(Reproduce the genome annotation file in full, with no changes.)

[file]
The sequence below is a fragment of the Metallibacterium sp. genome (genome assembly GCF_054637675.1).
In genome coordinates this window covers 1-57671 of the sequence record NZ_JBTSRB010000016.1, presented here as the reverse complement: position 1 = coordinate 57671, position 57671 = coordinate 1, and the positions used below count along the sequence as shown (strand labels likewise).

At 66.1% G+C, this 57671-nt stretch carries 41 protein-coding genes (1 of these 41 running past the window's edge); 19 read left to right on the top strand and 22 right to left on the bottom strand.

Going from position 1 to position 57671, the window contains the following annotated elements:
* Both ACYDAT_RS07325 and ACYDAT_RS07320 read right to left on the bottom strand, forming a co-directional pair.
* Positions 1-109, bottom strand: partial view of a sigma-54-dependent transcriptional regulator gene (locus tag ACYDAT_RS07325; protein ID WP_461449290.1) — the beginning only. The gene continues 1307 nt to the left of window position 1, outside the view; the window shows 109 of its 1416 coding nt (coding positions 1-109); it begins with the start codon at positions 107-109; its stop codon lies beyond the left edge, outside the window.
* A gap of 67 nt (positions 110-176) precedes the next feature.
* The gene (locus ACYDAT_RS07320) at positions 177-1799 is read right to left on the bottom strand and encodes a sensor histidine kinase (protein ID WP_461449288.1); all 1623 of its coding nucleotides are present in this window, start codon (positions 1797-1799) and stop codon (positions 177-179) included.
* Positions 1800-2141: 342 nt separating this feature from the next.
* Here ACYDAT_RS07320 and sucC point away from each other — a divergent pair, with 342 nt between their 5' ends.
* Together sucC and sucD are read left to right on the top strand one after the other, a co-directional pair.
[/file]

The sequence below is a fragment of the Metallibacterium sp. genome (genome assembly GCF_054637675.1).
In genome coordinates this window covers 1-57671 of the sequence record NZ_JBTSRB010000016.1, presented here as the reverse complement: position 1 = coordinate 57671, position 57671 = coordinate 1, and the positions used below count along the sequence as shown (strand labels likewise).

At 66.1% G+C, this 57671-nt stretch carries 41 protein-coding genes (1 of these 41 running past the window's edge); 19 read left to right on the top strand and 22 right to left on the bottom strand.

Going from position 1 to position 57671, the window contains the following annotated elements:
* Both ACYDAT_RS07325 and ACYDAT_RS07320 read right to left on the bottom strand, forming a co-directional pair.
* Positions 1-109, bottom strand: partial view of a sigma-54-dependent transcriptional regulator gene (locus tag ACYDAT_RS07325; protein ID WP_461449290.1) — the beginning only. The gene continues 1307 nt to the left of window position 1, outside the view; the window shows 109 of its 1416 coding nt (coding positions 1-109); it begins with the start codon at positions 107-109; its stop codon lies beyond the left edge, outside the window.
* A gap of 67 nt (positions 110-176) precedes the next feature.
* The gene (locus ACYDAT_RS07320) at positions 177-1799 is read right to left on the bottom strand and encodes a sensor histidine kinase (protein ID WP_461449288.1); all 1623 of its coding nucleotides are present in this window, start codon (positions 1797-1799) and stop codon (positions 177-179) included.
* Positions 1800-2141: 342 nt separating this feature from the next.
* Here ACYDAT_RS07320 and sucC point away from each other — a divergent pair, with 342 nt between their 5' ends.
* Together sucC and sucD are read left to right on the top strand one after the other, a co-directional pair.